J Street U USC held a discussion Thursday night in Seeley G. Mudd Hall entitled “Groundhog Day in Gaza: What Drives Cycles of Violence Between Israel and Hamas and How It Can End” concerning the future of the Gaza region in light of this past summer’s outbreak of violence.Expert opinion · Hussein Ibish, a senior fellow at the American Task Force on Palestine, spoke to students about the Israel-Palestine conflict. Thursday. – Samhita Swamy | Daily TrojanThe event featured Hussein Ibish, a senior fellow at the American Task Force on Palestine.“We are a Washington, D.C.-based office of six people who believe that the focal point of the issue has to be American foreign policy and American national interest,” Ibish said.J Street U is a national organization that advocates for long-term peaceful solutions to the conflict in the region. The USC chapter is one of more than 50 and began in the spring of last year.“The reason we brought it [to USC] was because we recognized that there was a vacuum of discussion on campus,” said Yasmeen Serhan, co-founder of USC’s chapter and special projects editor of the Daily Trojan. “There wasn’t a space for us to really discuss the pragmatic steps being taken on the international level, so we felt like bringing this organization would provide students a space to respectfully discuss the issues.”About 35 students from various demographic backgrounds attended the discussion.“I came to the discussion because I was interested in hearing both sides,” said Mackenzie Gansert, a senior majoring in political economy. “I think it’s really important that we have a dialogue on campus, and this was the first time I had heard of such dialogue going on. I thought it was really interesting to hear the perspective of someone who has written books on this topic.”Specifically, J Street U supports a two-state solution in which the sovereignties of both Israel and Palestine can be respected separately.“Our purpose is to support a diplomatic solution to the Israeli-Palestinian conflict, with an independent, secure state of Israel alongside an independent, secure state of Palestine,” Serhan said. “Ibish has a very solid understanding of this issue. He really does focus on the Middle East region as a whole, which allows for an analytical, philosophical perspective.”Ibish expressed his concern with both Israel’s and Hamas’ aggression actions throughout history, which have often involved territorial occupation.“Israel and Palestine both have a right to defend themselves, but occupying an enemy territory is an illegal imposition on a people who deserve, and have every right, to live in freedom,” he said.Estee Chandler, an organizer for the L.A. Jewish Voice for Peace, expressed concern with Ibish’s stance on U.S. national interest in the region.“What would happen if [the United States] had an outside entity imposing a solution on us?” Chandler asked.Chandler also disagreed with the notion that the region must necessarily split into two states.“Whether two states or one, the outcome should include security, justice and equality for all people,” she added.Ibish, however, said he felt a two-state solution was necessary to bring stability to the region.“I’ve becoming disenchanted with the one-state solution,” Ibish said. “We’ve had a single state since 1967, and it’s awful and immoral. The people there are non-citizens. They are living in fear. There’s no way to tweak this reality we have. Something revolutionary needs to happen there, and the only way I can think to do it is by having two states.”The J Street U USC will be having its next discussion at Ground Zero on Oct. 27 at 6:00 p.m.
It is somehow proving that natural efforts from the Liberian government and its international partners to bring the Ebola virus that is wreaking havoc on the Liberians and others in the Mano River sub-region under control are not yielding the needed results. This has led President Ellen Johnson Sirleaf to call on Liberians to look to the supernatural for answers.The Liberian President called on the nation to turn its attention to the Almighty God, whom she said is “the ultimate solution” through fast and prayer, to the Ebola epidemic crisis.President Sirleaf has begun to give due reverence and recognition to God as the Ebola plague, which has claimed over 800 lives in the sub-region, continues to grip the nation.According to an Executive Mansion release, President Ellen Johnson Sirleaf is calling on all Liberians to observe three days of National Fast and Prayer, beginning Wednesday, August 6 through Friday, August 8, 2014. Fasting is to start from 6:00 a.m. to 6:00 p.m. daily. The three-day fast and prayer is an effort to appeal to God to heal the land.“Acknowledging our devout gratitude to God for our existence as a Free, Sovereign and Independent State, and relying on His Divine Guidance for our survival as a Nation, I call on all Liberians to observe three days of National Fast and Prayer to seek God’s face to have mercy on us and forgive our sins and heal our land, Liberia, as we continue the fight against the deadly Ebola virus,” the Liberian leader urged.She said this call is indicative that God is the ultimate solution to this crisis and source of Liberia’s deliverance as a nation, the release noted.The observance of the National Fast and Prayer is being held under the auspices of the Liberia Council of Churches (LCC).The Religious Advisor to the President, Rev. Jervis Witherspoon said to climax the National Fast and Prayer on Friday, August 8th, a team of religious leaders will meet at the old Providence Baptist Church on Broad Street to lead prayers for the nation during the last three hours, beginning at 3:00 p.m. Rev. Witherspoon is also a member of the LCC,He indicated that state broadcaster, the Liberia Broadcasting System, and other radio stations will carry a simulcast so that those who are unable to attend the service in person can tune in and monitor the climax of the National Fast and Prayer Service.Religious leaders will offer prayers for the spiritual, moral and physical restoration of the land, including prayers for the elimination of Ebola and other pestilences from the country; prayer for comfort and strength for hurting families who have lost loved ones; prayer for healing and restoration of quarantined individuals in the land; prayer for the protection of health workers and other volunteers in harm’s way as they fight the deadly Ebola virus; prayer against any form of witchcraft activity used to spread Ebola virus; as well as prayer for God’s intervention in the sub-regional counties (Guinea, Sierra Leone and Liberia) affected by the Ebola virus.“We are calling on all Liberians to join in this time of true national repentance and prayer against the Ebola virus,” Rev. Witherspoon urged his fellow compatriots, adding, “We believe, in accordance to the scripture, that God will hear our prayer, forgive our sins and heal the land.”President Ellen Johnson Sirleaf is wasting no time in taking advantage of this historic promise that has been enjoyed by many including Abraham, Isaac, Jacob, Moses, David and the state of Israel that was rescued many times from the numerous enemies that surrounded it.Share this:Click to share on Twitter (Opens in new window)Click to share on Facebook (Opens in new window)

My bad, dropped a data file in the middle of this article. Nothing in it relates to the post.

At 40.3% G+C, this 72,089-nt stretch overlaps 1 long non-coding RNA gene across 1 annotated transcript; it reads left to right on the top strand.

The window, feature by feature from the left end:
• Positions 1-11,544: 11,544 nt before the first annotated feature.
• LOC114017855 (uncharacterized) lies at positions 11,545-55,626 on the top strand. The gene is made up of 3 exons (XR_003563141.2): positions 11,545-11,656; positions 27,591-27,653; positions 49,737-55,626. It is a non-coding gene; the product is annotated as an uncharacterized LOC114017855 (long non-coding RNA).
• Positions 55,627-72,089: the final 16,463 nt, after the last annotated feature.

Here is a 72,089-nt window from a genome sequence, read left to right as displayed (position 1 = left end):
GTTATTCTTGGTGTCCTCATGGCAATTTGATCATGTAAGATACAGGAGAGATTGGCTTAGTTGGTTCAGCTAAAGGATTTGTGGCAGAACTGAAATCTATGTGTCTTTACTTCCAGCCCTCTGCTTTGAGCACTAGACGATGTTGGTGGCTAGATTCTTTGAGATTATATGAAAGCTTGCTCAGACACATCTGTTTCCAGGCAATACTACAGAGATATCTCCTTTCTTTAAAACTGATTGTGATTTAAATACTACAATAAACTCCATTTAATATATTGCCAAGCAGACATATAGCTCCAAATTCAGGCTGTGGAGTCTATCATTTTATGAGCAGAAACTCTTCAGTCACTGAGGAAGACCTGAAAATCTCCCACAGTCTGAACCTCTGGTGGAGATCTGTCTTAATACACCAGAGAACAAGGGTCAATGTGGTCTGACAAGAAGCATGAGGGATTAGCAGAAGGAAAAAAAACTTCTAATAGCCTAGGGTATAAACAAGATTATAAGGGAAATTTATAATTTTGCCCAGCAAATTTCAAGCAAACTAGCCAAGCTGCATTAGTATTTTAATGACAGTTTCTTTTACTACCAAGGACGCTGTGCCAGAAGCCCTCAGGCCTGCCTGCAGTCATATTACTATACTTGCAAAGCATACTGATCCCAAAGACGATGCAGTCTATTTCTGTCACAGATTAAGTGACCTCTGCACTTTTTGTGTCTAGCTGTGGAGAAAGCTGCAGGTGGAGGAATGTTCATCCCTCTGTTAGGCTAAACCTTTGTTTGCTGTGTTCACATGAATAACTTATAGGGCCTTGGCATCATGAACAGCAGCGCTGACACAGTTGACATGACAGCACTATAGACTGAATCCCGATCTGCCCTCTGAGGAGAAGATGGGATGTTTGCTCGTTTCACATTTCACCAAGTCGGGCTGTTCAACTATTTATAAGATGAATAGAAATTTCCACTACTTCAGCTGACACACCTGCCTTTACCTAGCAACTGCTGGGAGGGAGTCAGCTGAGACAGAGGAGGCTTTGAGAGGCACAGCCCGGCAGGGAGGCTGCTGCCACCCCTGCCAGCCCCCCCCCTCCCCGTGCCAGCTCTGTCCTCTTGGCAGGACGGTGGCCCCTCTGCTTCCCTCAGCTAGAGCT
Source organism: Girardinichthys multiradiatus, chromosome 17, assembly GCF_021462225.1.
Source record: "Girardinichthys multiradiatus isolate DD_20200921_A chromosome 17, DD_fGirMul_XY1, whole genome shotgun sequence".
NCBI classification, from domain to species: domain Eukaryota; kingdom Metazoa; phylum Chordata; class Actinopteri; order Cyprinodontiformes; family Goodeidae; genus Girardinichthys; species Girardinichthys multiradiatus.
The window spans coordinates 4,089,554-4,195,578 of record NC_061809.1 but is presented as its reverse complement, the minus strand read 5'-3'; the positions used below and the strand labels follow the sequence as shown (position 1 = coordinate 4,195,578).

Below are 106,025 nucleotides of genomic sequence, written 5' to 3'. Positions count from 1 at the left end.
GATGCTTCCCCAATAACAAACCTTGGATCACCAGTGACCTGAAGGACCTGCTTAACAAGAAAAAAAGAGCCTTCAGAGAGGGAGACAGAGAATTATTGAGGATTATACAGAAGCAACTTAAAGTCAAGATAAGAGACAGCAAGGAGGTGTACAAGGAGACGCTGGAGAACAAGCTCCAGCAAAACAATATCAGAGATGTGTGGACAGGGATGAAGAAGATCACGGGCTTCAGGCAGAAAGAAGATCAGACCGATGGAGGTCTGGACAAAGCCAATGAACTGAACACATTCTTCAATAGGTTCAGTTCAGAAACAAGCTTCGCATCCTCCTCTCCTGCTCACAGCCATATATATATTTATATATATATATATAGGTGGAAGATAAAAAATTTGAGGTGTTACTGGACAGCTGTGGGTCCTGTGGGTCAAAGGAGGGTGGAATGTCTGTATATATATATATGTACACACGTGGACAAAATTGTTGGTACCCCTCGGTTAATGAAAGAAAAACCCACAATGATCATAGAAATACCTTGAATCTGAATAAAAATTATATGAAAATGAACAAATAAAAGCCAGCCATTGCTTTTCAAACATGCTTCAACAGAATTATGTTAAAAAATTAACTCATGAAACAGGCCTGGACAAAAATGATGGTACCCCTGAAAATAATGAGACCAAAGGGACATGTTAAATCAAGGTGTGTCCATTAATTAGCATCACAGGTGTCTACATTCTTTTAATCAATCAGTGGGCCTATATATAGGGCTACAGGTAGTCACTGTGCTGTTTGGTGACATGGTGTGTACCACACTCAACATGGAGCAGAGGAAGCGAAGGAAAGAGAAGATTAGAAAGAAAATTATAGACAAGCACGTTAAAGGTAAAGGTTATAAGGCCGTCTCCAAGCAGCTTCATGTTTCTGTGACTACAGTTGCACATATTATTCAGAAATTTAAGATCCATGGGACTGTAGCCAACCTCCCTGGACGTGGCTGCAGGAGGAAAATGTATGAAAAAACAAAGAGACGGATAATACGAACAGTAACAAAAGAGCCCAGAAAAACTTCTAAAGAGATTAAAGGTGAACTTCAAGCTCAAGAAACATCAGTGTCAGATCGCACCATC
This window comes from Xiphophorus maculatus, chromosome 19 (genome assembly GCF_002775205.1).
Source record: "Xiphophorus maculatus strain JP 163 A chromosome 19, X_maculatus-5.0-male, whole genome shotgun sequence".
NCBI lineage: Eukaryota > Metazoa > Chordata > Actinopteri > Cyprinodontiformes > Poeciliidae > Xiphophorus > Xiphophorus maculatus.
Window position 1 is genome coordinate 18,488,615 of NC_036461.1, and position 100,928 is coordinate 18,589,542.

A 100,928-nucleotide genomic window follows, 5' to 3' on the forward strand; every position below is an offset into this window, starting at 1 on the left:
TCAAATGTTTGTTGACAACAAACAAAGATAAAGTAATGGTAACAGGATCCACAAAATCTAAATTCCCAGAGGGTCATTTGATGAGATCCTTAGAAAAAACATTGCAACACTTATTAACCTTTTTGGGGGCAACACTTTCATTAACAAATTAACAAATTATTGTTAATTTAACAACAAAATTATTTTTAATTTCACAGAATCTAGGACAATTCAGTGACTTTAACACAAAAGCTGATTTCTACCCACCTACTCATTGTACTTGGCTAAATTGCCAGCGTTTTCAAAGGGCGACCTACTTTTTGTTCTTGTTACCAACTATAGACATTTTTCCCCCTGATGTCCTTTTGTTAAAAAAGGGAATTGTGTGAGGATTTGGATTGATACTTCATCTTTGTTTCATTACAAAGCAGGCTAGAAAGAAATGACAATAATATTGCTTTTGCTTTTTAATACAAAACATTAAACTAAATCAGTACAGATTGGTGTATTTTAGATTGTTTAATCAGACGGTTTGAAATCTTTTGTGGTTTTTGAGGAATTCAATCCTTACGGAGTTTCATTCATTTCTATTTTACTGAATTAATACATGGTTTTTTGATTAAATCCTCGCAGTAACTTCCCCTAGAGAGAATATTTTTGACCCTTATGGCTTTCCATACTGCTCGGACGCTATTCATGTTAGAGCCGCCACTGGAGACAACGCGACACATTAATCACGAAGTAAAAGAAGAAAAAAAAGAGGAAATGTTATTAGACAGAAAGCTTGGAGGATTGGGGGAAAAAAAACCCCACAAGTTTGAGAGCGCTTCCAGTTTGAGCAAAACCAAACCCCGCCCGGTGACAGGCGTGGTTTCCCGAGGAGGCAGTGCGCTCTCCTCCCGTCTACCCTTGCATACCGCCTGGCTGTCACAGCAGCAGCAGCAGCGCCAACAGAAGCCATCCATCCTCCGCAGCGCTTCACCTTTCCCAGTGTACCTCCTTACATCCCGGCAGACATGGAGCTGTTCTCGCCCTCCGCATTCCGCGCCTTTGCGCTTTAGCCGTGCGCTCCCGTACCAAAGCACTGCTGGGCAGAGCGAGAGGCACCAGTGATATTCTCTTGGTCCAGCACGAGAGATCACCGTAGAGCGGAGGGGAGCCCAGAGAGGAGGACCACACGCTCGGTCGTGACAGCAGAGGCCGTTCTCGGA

CCJ post-judgement advise…despite Jagdeo’s proposal to meet dailyOpposition Leader Bharrat JagdeoPresident David GrangerSeveral days after Opposition Leader Bharrat Jagdeo accepted an invitation from President David Granger to meet and discuss a consensus on the way forward following the recent rulings of the Caribbean Court of Justice (CCJ), a date is yet to be set by the Head of State for the much-anticipated engagement.On Friday the President acknowledged Jagdeo’s response to his invitation. Opposition Chief Whip and executive member, Gail Teixeira told Guyana Times that an acknowledgement letter from the President’s office was received on Friday afternoon with no indication as to a possible date for a meeting.“I can tell you that it doesn’t have a date. [It’s just an acknowledgement of Jagdeo’s response] and raising an issue of interpretation but we’ll probably release the letter when we release the response at the same time…,” she stated.According to Teixeira, the party will be considering the correspondence and hopefully respond to the Head of State over the weekend.Following the June 18 rulings that the December passage of the Opposition’s No-Confidence Motion was valid and that the unilateral appointment of ret’d Justice James Patterson as the Chairman of the Guyana Elections Commission (GECOM) was unconstitutional, CCJ President Justice Adrian Saunders had urged the two sides to meet to find consensus before last Monday’s hearing for consequential orders. However, President David Granger sent an invitation to Opposition Leader Bharrat Jagdeo on Friday, June 21, 2019, for them to meet after Monday’s hearing.But during that hearing, Justice Saunders expressed disappointment that the two leaders were yet to meet.“These matters are of the highest constitutional significance… and it beats me that the Leader of the Opposition and the President, and their respective counsel, had not met to discuss the issues that confront us. Everybody says these are important issues but it seems as though the same degree of urgency and deliberation that are expected of the courts, we don’t see them being reflected in the behaviour of the political directorate and that I think is unfortunate,” the CCJ President expressed.In fact, he went on to note that the case puts the court in an “awkward position” since it does not want to make political decisions but at the same time it has a remit to ensure that the rule of law is observed. This, Justice Saunders noted, however, can only happen if the political leaders display a spirit of compromise and reasonableness, which will allow the rule of law to take effect.The CCJ President’s comments were made after Attorney General Basil Williams misled the court by saying that President Granger had acted “forthwith” and invited the Opposition Leader to a meeting.However, at a press conference after Monday’s hearing, Jagdeo called out the AG for deliberately misleading the CCJ. According to Jagdeo, a letter was indeed dispatched to his office but states that he was being invited for a meeting after the June 24 consequential ruling with no date or time indicated.Nevertheless, a response letter was sent to the Head of State last Tuesday indicating that Jagdeo is prepared to meet with the President “at any time, and, on a daily basis if needs be”. Despite this, however, no date has been set to discuss the appointment of a new GECOM Chairman following the resignation of Justice Patterson earlier this week.The Opposition Leader told reporters at a press conference on Thursday that he needs to meet with the President first to ascertain the “ground rules” on the way forward, that is, whether they will consider nominees from the 18 names that were previously rejected or come up with a new list altogether. Jagdeo said that he is willing to sit with the President and compile such a list for the purpose of having consensus even though the Constitution requires him to submit a list.Meanwhile, there have been calls from stakeholders for the two leaders to adhere to the CCJ’s advice and meet before the July 12 hearing so as to avoid having the Trinidad-based regional court impose consequential orders.Onus on PresidentAlso weighing in on the issue on Friday was former Minister Leslie Ramsammy, who criticised President Granger for not initiating the meeting to date, saying the onus is on him to do so.“The CCJ, after one week, met with the stakeholders and gave another almost three weeks for dialogue and hopefully avoid consequential orders from the CCJ. No such dialogue has occurred, even five days after the CCJ extended the dialogue period, and now more than two weeks since the rulings. It is an open, brazen contempt for the CCJ,” Ramsammy contended.The former Minister noted that silence by the Government on a date for the meeting loudly signifies their defiance of the CCJ. He went on to dismiss arguments that the President and the coalition Government have initiated consequential actions by having Patterson stepping down, pointing out that the former GECOM Chair was, in fact, fired by the CCJ and Guyana’s Constitution.“Patterson was not comfortable in personally dissing the CCJ. That Patterson walked has nothing to do with Granger and APNU/AFC complying with the CCJ’s rulings,” he stressed.Nevertheless, Ramsammy sounded a call for those who stand for “true democracy” to speak up and ensure the President meets with the Opposition Leader.“As of this time and per the problem we face, the Leader of the Opposition and the PPP have shown patience and their readiness to engage Granger and APNU/AFC. The time is now for all stakeholders to demand Granger meet with the Leader of the Opposition to select a GECOM Chair, even if an interim Chair, and to decide on an election date sooner than later, keeping in mind the constitutional requirement of three months, which expired since March 21st. The three months timeline has to be a non-negotiable timeline since the Government has already run down the clock and illegally held on to power for more than three months already. We must call a spade a spade. Granger and APNU/AFC dissed the Parliament and the Constitution, dissed the Chief Justice and the High Court and now is dissing the CCJ,” Ramsammy posited.